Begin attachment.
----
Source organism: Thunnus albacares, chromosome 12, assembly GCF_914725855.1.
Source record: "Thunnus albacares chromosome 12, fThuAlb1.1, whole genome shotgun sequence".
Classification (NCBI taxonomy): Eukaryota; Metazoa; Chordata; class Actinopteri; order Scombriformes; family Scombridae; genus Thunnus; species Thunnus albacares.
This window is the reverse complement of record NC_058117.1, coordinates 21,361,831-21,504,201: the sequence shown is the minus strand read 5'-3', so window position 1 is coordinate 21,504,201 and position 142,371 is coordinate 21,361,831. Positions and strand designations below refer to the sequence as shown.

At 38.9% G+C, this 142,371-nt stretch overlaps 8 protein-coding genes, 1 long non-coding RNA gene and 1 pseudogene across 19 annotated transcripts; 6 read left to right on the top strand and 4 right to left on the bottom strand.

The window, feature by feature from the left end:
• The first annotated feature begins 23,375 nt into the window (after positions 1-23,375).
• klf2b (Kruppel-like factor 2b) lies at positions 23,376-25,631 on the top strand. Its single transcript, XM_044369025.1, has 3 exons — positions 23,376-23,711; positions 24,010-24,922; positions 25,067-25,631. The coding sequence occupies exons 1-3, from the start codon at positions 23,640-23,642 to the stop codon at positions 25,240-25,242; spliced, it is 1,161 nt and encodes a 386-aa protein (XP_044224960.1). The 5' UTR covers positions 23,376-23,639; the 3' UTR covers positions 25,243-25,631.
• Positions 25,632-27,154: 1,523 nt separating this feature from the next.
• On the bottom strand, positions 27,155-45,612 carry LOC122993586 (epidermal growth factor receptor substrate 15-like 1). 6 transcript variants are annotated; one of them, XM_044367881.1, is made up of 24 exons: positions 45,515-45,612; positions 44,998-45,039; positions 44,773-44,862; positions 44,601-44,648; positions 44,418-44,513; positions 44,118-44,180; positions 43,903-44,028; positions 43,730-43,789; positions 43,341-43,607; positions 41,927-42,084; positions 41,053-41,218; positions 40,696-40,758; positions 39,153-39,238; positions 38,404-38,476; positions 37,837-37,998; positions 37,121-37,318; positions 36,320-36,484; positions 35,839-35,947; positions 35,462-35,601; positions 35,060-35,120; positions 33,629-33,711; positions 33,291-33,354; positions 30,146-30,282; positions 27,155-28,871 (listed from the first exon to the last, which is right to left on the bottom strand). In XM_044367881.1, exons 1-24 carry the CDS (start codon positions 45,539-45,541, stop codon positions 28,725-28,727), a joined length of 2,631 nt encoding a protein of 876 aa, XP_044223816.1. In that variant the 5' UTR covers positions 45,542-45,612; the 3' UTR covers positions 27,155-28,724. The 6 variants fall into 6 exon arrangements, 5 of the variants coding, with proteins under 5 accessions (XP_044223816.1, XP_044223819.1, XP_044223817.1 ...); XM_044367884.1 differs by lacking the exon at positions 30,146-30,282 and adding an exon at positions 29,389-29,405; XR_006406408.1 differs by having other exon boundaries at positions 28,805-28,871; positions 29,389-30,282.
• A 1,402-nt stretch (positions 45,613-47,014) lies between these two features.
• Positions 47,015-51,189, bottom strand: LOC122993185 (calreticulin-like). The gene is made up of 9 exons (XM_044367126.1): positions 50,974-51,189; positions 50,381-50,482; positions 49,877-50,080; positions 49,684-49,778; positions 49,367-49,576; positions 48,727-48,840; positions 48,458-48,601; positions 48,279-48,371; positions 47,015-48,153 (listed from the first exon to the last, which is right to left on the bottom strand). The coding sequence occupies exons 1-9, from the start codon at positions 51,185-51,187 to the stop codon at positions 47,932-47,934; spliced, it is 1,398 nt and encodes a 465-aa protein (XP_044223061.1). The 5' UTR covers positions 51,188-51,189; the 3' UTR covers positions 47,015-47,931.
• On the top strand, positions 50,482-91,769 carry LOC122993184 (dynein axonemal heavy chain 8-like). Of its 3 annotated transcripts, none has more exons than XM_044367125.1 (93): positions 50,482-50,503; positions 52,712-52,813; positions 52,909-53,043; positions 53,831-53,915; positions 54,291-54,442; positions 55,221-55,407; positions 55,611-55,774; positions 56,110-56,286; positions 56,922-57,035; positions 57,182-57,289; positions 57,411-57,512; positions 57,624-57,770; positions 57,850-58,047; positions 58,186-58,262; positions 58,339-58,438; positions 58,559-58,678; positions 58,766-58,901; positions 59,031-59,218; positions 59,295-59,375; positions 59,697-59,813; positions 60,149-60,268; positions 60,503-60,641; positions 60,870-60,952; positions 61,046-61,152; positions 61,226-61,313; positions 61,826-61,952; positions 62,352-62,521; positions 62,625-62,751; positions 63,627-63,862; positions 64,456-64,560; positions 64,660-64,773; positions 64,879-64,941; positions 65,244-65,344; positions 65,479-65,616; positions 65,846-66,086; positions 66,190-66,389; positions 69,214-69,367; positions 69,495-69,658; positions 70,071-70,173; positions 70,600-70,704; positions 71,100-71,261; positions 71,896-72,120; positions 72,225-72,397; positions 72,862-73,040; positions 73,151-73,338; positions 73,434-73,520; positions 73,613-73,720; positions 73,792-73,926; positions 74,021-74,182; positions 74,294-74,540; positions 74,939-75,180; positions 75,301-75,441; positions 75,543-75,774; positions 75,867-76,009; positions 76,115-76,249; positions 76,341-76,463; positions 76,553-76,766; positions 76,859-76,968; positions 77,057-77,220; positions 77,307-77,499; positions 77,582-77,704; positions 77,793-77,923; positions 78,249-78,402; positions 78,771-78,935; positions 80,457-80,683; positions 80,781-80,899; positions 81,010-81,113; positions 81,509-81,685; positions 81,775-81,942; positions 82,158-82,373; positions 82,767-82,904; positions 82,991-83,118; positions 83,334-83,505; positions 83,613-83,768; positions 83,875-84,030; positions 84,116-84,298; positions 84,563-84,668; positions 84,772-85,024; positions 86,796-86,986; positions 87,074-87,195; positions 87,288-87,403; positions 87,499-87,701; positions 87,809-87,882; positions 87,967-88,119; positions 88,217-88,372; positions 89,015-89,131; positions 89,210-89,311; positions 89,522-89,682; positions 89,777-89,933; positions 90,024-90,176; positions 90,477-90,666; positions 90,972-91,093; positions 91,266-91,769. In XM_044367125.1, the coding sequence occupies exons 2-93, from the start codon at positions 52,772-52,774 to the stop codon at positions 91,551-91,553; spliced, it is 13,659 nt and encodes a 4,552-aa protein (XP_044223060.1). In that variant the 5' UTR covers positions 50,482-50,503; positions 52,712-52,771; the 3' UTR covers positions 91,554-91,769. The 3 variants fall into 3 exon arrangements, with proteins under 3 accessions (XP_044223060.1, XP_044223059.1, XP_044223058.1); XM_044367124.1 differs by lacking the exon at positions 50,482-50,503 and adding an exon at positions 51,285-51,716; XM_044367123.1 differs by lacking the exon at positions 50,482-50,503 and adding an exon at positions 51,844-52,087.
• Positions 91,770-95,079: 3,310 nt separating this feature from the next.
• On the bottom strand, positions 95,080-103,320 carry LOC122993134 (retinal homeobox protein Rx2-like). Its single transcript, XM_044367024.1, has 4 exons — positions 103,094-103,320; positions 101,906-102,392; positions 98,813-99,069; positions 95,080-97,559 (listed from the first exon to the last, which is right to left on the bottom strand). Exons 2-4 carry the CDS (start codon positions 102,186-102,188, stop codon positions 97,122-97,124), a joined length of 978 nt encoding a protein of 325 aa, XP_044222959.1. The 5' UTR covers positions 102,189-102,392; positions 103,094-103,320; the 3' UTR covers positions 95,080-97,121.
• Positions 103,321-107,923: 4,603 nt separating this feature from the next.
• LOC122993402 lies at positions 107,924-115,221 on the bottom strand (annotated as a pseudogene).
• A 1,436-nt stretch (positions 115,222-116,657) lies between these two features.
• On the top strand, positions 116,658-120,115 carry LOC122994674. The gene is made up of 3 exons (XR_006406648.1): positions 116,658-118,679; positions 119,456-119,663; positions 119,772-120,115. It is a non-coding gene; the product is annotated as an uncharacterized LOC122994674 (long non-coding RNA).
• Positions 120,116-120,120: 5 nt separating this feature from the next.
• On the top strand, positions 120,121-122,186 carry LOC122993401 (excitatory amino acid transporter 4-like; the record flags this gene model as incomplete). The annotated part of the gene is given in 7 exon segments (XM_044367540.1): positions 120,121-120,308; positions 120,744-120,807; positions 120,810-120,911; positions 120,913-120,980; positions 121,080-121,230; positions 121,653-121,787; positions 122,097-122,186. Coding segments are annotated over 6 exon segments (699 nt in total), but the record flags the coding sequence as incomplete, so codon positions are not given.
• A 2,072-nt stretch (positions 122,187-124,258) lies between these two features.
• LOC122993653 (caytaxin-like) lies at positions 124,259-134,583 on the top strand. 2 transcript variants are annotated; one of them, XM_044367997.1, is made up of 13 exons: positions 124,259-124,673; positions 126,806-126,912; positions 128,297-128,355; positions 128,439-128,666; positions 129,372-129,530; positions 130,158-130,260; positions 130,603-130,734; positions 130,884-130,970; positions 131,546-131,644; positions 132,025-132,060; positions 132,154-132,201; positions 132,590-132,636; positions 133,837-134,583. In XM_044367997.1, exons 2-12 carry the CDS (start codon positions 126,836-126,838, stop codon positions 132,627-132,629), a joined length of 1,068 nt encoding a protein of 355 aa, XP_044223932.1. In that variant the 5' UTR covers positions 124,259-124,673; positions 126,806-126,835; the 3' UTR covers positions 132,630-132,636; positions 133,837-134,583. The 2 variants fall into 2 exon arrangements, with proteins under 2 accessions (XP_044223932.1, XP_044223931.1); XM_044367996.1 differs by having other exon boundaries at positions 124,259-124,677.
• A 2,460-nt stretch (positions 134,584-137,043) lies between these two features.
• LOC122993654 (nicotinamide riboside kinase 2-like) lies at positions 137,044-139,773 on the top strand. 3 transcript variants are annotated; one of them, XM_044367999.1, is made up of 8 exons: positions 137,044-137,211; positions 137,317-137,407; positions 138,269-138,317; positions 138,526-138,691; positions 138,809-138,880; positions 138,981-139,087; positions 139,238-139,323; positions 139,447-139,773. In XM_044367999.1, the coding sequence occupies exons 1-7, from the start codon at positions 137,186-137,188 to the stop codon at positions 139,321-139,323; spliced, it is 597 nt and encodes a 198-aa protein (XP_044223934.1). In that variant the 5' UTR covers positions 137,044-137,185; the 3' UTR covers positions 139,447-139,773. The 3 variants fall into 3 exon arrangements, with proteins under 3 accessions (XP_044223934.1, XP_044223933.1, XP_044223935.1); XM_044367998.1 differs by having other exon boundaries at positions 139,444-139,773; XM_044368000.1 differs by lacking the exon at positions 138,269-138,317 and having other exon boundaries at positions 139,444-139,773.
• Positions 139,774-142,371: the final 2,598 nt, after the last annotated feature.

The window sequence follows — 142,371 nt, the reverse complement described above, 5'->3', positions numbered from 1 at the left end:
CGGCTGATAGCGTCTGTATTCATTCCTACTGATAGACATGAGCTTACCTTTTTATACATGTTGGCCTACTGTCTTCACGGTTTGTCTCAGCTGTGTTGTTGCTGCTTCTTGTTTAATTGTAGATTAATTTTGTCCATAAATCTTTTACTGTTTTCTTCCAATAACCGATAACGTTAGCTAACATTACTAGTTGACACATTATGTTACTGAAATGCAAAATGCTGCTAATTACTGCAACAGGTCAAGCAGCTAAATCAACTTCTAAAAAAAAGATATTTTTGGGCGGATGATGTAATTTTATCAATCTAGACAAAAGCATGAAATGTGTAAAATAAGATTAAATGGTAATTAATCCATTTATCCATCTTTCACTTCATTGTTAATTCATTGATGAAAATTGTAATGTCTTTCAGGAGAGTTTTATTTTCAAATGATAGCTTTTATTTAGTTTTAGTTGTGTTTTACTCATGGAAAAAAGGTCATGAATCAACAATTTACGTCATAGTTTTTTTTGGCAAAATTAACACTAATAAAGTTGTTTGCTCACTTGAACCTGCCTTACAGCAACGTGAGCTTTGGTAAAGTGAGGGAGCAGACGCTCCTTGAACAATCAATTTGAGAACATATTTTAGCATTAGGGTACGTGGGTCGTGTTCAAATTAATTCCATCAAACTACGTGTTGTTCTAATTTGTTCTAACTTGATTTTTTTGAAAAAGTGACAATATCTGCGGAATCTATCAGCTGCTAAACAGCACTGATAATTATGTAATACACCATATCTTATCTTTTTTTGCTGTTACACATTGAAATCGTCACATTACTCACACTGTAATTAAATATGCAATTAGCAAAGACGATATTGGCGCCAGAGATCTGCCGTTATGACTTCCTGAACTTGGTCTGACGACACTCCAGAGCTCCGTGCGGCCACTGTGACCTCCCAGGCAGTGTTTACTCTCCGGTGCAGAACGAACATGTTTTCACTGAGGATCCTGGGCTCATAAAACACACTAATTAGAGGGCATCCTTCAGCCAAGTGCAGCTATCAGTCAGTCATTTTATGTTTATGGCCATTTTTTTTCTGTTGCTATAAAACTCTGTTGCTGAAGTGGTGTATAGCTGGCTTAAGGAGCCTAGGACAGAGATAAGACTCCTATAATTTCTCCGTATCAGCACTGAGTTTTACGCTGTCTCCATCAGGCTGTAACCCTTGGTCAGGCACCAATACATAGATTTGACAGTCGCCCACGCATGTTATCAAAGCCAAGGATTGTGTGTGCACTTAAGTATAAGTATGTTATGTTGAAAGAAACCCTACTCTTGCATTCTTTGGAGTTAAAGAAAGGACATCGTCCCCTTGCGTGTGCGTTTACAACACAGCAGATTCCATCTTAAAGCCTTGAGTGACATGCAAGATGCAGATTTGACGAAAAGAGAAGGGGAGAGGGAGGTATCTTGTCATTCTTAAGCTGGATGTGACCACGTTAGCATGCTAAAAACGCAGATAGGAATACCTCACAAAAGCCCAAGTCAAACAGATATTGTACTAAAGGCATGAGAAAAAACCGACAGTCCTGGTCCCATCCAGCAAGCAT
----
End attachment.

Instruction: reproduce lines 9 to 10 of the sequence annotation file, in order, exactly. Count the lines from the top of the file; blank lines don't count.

• Positions 25,632-27,154: 1,523 nt separating this feature from the next.
• On the bottom strand, positions 27,155-45,612 carry LOC122993586 (epidermal growth factor receptor substrate 15-like 1). 6 transcript variants are annotated; one of them, XM_044367881.1, is made up of 24 exons: positions 45,515-45,612; positions 44,998-45,039; positions 44,773-44,862; positions 44,601-44,648; positions 44,418-44,513; positions 44,118-44,180; positions 43,903-44,028; positions 43,730-43,789; positions 43,341-43,607; positions 41,927-42,084; positions 41,053-41,218; positions 40,696-40,758; positions 39,153-39,238; positions 38,404-38,476; positions 37,837-37,998; positions 37,121-37,318; positions 36,320-36,484; positions 35,839-35,947; positions 35,462-35,601; positions 35,060-35,120; positions 33,629-33,711; positions 33,291-33,354; positions 30,146-30,282; positions 27,155-28,871 (listed from the first exon to the last, which is right to left on the bottom strand). In XM_044367881.1, exons 1-24 carry the CDS (start codon positions 45,539-45,541, stop codon positions 28,725-28,727), a joined length of 2,631 nt encoding a protein of 876 aa, XP_044223816.1. In that variant the 5' UTR covers positions 45,542-45,612; the 3' UTR covers positions 27,155-28,724. The 6 variants fall into 6 exon arrangements, 5 of the variants coding, with proteins under 5 accessions (XP_044223816.1, XP_044223819.1, XP_044223817.1 ...); XM_044367884.1 differs by lacking the exon at positions 30,146-30,282 and adding an exon at positions 29,389-29,405; XR_006406408.1 differs by having other exon boundaries at positions 28,805-28,871; positions 29,389-30,282.